Monday, March 7, 2011

SC: Decriminalise attempt to suicide ,Erase Punishment In IPC, Says Court

New Delhi: The Supreme Court on Monday observed that time has come to decriminalise attempt to suicide by erasing the punishment provided in Indian Penal Code and recommended to Parliament to examine it. “We are of the opinion that although section 309 of IPC (attempt to suicide) has been held to be constitutionally valid in Gian Kaur's case by the Supreme Court, the time has come when it should be deleted by Parliament as it has become anachronistic,” said a Bench comprising Justices Markandey Katju and Gyan Sudha Mishra while delaing with the issues relating to euthanasia.
“A person attempts to suicide in a depression, and hence he needs help, rather than punishment. We therefore recommend to Parliament to consider the feasibility of deleting section 309 from the Indian Penal Code,” said Justice Katju while writing the judgment for the Bench.
The Law Commission in its 210th report to the government on October 17, 2008, had differed with its earlier 156th report in 1997 subscribing the retention of attempt to suicide as a penal offence. In its 210th report, the Commission had recommended to the government to “initiate steps for repeal of the anachronistic law contained in section 309 of IPC, which would relieve the distressed of his suffering.” Only a handful of countries in the world like Pakistan, Bangladesh, Malaysia, Singapore and India have persisted with this undesirable law, the Commission had said. On euthanasia, the Bench referred to a consitution Bench judgment in `Gian Kaur Vs State of Punjab' [1996 (2) SCC 648], which held that both euthanasia and assisted suicide were not lawful in India.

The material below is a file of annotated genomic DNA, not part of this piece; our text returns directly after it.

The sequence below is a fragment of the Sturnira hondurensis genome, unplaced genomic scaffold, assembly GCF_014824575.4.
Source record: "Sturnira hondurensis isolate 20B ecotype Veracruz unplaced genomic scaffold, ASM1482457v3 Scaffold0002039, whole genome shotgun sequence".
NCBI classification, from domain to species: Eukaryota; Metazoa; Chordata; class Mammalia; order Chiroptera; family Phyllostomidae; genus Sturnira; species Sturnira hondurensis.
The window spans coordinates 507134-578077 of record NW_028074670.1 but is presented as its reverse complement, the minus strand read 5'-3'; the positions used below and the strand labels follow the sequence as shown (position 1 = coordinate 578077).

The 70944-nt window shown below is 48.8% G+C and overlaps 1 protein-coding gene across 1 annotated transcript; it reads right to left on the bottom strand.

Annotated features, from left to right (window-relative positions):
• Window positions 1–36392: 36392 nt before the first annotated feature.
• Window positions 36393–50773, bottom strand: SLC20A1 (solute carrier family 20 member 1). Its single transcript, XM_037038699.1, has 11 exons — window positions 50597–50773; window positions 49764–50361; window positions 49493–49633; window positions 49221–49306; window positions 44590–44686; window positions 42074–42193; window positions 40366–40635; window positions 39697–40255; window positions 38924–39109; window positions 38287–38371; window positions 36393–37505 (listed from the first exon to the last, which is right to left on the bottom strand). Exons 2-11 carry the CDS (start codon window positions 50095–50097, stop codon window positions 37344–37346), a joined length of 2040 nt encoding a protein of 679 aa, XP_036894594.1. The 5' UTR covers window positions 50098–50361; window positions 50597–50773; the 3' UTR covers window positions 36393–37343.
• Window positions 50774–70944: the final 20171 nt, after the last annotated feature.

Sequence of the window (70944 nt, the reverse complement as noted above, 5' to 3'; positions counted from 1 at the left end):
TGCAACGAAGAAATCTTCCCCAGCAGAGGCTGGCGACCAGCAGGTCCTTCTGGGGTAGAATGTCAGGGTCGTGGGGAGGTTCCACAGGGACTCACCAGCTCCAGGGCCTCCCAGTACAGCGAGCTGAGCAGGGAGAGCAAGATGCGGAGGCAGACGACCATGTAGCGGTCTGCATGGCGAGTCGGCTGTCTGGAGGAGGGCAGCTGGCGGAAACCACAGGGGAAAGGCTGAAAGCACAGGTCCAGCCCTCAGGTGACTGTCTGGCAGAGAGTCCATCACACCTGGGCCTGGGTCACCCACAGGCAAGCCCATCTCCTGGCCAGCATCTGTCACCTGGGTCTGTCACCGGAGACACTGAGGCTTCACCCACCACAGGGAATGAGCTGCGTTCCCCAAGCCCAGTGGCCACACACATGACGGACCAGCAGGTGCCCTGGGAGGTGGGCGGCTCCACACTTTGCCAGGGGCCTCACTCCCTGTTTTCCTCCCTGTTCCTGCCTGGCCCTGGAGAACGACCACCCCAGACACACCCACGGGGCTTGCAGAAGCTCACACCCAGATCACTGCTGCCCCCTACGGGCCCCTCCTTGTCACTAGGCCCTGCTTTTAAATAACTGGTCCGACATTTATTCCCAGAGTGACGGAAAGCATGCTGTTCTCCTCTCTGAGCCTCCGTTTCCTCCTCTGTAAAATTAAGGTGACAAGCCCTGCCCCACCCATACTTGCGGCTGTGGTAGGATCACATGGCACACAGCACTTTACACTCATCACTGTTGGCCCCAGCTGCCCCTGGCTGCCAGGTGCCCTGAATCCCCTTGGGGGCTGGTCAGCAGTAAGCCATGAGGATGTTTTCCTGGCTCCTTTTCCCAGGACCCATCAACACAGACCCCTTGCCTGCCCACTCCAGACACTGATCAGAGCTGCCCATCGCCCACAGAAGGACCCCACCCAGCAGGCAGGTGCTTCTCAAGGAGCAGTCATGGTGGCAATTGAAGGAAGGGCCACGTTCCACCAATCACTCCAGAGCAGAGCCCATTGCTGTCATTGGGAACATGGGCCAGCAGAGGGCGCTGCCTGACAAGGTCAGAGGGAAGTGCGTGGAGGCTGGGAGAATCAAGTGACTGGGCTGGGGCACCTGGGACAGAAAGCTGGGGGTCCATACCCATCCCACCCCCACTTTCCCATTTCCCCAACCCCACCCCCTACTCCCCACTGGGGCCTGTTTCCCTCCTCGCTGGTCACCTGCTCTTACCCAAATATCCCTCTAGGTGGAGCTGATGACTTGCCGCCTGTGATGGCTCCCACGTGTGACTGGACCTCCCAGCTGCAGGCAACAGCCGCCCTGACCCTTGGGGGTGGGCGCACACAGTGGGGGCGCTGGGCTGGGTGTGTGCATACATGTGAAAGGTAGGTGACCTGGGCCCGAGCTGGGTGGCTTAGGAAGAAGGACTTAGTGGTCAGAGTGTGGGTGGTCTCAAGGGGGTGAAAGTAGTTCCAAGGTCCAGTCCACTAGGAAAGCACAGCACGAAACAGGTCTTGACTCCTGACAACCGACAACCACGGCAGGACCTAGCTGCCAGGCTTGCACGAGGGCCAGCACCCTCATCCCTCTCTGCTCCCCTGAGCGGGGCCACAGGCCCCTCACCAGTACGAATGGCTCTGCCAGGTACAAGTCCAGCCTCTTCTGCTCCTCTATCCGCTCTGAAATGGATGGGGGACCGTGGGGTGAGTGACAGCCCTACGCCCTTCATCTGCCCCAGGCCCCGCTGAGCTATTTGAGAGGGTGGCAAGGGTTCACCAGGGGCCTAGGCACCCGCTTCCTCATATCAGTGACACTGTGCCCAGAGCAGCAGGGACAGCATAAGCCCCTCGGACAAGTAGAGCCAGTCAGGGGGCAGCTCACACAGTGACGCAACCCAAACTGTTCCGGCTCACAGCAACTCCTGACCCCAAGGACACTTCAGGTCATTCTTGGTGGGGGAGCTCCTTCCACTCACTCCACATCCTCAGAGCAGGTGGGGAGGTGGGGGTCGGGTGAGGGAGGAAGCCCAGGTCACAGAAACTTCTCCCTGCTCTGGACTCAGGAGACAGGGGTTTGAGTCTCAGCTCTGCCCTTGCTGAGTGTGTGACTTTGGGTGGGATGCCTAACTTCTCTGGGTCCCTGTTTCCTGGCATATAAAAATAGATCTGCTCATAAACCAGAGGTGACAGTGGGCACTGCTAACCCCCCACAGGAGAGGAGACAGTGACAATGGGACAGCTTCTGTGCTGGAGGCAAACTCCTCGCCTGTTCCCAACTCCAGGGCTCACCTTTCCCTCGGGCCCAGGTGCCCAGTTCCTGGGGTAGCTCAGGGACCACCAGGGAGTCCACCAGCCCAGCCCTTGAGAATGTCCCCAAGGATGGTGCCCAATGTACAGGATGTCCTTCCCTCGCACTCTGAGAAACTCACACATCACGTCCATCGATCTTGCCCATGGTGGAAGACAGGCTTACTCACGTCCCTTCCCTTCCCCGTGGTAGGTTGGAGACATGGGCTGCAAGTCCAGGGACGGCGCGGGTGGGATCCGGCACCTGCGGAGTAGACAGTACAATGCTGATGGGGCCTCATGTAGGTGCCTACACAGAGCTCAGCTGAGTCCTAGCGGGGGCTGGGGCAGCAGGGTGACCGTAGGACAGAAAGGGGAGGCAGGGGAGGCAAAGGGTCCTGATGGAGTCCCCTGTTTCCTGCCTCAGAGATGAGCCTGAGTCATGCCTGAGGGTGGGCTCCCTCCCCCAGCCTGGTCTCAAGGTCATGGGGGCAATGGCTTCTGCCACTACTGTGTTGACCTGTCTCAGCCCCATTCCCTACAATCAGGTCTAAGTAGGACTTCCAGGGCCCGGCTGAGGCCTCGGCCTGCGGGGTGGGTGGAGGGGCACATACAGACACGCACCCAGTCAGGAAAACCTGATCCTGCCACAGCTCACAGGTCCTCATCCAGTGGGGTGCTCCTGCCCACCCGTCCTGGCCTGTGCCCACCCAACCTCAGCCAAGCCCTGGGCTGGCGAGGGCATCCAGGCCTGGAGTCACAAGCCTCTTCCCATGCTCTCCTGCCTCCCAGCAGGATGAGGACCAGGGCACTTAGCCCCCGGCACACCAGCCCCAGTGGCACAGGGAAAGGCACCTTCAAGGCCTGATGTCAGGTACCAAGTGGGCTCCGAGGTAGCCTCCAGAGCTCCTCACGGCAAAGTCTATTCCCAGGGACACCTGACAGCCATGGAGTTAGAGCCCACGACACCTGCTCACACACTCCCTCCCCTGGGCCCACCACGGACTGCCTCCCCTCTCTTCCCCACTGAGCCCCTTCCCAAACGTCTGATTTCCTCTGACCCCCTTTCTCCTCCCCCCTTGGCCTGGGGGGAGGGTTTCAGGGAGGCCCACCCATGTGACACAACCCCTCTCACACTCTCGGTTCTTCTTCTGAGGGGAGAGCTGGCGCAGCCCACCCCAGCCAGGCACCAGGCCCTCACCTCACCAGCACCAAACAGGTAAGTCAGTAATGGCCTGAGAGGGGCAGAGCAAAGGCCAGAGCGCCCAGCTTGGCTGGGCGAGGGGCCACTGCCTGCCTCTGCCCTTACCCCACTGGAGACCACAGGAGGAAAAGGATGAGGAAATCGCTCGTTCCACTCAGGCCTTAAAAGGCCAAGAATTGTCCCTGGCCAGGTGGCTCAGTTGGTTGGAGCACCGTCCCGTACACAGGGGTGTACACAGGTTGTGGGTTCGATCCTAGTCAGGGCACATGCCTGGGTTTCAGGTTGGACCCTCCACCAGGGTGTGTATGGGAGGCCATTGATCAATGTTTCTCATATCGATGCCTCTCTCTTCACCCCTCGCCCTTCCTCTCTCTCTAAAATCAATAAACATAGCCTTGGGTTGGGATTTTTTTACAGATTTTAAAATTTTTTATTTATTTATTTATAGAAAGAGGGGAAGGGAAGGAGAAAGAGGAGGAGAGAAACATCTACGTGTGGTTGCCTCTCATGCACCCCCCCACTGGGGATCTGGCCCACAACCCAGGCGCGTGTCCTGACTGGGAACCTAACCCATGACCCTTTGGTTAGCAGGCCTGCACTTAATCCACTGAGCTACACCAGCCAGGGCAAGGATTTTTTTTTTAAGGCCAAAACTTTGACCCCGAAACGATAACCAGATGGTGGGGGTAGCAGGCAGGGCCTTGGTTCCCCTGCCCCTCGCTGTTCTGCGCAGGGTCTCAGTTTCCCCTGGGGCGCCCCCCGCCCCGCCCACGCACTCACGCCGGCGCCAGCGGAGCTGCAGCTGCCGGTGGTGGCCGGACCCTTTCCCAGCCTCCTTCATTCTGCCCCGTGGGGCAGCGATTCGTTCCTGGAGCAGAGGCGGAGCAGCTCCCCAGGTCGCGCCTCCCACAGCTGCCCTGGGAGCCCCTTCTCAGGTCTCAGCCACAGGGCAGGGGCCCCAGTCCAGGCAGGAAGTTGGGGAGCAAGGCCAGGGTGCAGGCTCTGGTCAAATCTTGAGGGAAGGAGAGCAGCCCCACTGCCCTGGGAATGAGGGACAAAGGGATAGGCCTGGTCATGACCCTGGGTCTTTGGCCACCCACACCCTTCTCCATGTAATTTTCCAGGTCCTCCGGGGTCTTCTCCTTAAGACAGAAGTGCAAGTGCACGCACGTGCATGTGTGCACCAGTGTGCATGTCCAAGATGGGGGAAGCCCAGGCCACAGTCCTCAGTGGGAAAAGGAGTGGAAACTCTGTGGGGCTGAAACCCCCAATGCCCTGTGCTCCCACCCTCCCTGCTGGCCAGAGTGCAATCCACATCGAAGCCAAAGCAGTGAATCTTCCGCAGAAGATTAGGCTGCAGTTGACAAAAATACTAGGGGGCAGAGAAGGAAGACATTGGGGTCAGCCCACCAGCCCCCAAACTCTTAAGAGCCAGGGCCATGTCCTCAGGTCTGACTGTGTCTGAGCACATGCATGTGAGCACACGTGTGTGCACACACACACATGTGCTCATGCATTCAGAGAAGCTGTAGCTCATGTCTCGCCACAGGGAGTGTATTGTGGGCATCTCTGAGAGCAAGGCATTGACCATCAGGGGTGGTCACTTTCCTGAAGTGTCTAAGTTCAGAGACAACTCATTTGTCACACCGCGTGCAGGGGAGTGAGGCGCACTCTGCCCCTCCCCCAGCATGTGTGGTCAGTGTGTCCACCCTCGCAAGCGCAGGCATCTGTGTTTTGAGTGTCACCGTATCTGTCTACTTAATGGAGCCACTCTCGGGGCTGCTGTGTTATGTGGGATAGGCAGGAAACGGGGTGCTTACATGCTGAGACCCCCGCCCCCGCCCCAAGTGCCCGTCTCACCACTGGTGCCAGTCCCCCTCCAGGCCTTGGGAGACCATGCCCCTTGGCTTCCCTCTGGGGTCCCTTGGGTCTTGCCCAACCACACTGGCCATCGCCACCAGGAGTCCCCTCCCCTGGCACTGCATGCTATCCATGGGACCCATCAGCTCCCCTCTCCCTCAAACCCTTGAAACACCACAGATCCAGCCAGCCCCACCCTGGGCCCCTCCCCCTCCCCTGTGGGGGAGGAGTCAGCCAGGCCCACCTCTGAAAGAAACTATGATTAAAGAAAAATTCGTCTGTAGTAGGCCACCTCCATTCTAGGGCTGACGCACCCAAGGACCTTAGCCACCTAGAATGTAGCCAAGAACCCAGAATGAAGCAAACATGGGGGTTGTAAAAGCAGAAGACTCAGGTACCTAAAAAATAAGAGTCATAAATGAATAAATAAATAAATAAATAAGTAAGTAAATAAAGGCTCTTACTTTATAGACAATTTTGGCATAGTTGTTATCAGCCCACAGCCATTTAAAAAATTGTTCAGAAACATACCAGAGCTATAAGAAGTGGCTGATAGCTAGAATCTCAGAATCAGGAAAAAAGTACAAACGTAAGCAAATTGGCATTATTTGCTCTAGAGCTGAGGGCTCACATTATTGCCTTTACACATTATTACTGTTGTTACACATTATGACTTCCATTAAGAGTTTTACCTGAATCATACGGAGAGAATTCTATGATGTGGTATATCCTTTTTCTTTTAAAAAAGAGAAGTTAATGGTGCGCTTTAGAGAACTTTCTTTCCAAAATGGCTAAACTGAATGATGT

The constitution Bench had ruled that right to life under Article 21 of the Constitution did not inlcude right to die. It also said that euthanasia could be made lawful only by legislation.
Justice Katju said as the Supreme Court in Gian kaur's case had conceded that “the debate even in such cases to permit physician assisted termination of life is inconclusive”, no final view on the isue of euthanasia had been taken. It laid down the law and the procedure on passive euthanasia.
The Law Commission's 196th report to the government on April 28, 2006, had comprehensively dealt with the issue of euthanasia in a 435-page analytical volume which included a draft Bill.
The recommendation was identical to what the apex court ruled on Monday.

No comments:

Post a Comment